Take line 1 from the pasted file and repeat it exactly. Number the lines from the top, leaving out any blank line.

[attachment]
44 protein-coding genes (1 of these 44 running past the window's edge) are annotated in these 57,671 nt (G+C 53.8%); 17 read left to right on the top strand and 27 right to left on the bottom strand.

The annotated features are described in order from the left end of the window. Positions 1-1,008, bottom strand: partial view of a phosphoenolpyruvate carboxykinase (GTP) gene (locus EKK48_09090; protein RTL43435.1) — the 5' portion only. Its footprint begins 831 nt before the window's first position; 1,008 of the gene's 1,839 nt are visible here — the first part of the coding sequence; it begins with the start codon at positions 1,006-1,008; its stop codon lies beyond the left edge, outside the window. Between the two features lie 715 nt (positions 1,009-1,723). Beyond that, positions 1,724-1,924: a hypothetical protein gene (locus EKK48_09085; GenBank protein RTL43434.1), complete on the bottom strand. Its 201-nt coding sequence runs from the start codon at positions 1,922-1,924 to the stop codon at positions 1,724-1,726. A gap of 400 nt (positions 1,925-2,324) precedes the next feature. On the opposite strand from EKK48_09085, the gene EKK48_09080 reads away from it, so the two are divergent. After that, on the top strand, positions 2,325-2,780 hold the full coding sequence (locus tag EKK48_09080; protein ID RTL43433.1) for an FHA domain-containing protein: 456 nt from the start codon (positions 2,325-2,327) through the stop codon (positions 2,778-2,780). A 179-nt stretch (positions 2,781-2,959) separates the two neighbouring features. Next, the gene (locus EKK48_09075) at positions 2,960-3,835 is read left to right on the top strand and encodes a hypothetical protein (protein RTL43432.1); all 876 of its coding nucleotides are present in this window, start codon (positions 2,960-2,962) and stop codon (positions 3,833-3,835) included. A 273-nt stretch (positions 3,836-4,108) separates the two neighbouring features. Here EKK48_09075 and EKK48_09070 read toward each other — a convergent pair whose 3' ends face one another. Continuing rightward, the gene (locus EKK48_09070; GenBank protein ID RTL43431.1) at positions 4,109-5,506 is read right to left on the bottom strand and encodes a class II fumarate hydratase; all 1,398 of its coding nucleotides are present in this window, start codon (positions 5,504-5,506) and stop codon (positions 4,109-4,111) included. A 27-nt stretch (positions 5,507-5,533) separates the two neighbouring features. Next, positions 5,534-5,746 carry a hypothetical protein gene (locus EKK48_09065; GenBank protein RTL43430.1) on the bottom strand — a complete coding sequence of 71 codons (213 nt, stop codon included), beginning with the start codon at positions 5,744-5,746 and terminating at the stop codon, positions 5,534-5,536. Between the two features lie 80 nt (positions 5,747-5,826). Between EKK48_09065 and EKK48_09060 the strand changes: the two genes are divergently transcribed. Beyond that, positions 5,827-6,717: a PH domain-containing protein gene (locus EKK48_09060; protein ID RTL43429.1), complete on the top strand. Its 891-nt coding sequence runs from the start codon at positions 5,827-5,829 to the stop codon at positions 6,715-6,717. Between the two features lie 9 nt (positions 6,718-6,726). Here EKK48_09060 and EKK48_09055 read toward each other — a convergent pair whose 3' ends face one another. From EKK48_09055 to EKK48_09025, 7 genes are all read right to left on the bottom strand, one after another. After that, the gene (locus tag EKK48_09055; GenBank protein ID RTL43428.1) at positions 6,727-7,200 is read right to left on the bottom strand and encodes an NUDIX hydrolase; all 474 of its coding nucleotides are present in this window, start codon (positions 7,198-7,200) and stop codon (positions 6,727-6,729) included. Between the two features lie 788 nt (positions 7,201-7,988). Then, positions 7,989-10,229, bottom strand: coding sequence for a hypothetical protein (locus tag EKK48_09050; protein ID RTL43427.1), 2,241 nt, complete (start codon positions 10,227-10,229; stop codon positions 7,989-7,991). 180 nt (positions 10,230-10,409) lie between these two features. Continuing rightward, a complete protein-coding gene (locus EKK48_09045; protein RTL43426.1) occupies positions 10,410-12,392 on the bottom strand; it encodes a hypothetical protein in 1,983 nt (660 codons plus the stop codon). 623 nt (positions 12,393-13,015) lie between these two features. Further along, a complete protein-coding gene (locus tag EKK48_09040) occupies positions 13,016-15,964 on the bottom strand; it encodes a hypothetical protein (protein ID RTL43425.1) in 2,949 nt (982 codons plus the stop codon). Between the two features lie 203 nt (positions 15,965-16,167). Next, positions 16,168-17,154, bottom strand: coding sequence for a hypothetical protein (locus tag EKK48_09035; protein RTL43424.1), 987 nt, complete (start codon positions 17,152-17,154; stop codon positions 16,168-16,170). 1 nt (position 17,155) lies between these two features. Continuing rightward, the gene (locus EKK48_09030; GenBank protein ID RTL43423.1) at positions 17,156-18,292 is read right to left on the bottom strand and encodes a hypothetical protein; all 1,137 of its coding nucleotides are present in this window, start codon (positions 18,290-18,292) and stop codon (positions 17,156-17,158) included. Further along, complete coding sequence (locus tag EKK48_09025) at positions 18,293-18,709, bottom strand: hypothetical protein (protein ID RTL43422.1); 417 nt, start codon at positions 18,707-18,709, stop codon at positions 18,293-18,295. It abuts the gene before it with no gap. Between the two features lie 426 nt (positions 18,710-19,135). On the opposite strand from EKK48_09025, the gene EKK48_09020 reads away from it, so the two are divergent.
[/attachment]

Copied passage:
44 protein-coding genes (1 of these 44 running past the window's edge) are annotated in these 57,671 nt (G+C 53.8%); 17 read left to right on the top strand and 27 right to left on the bottom strand.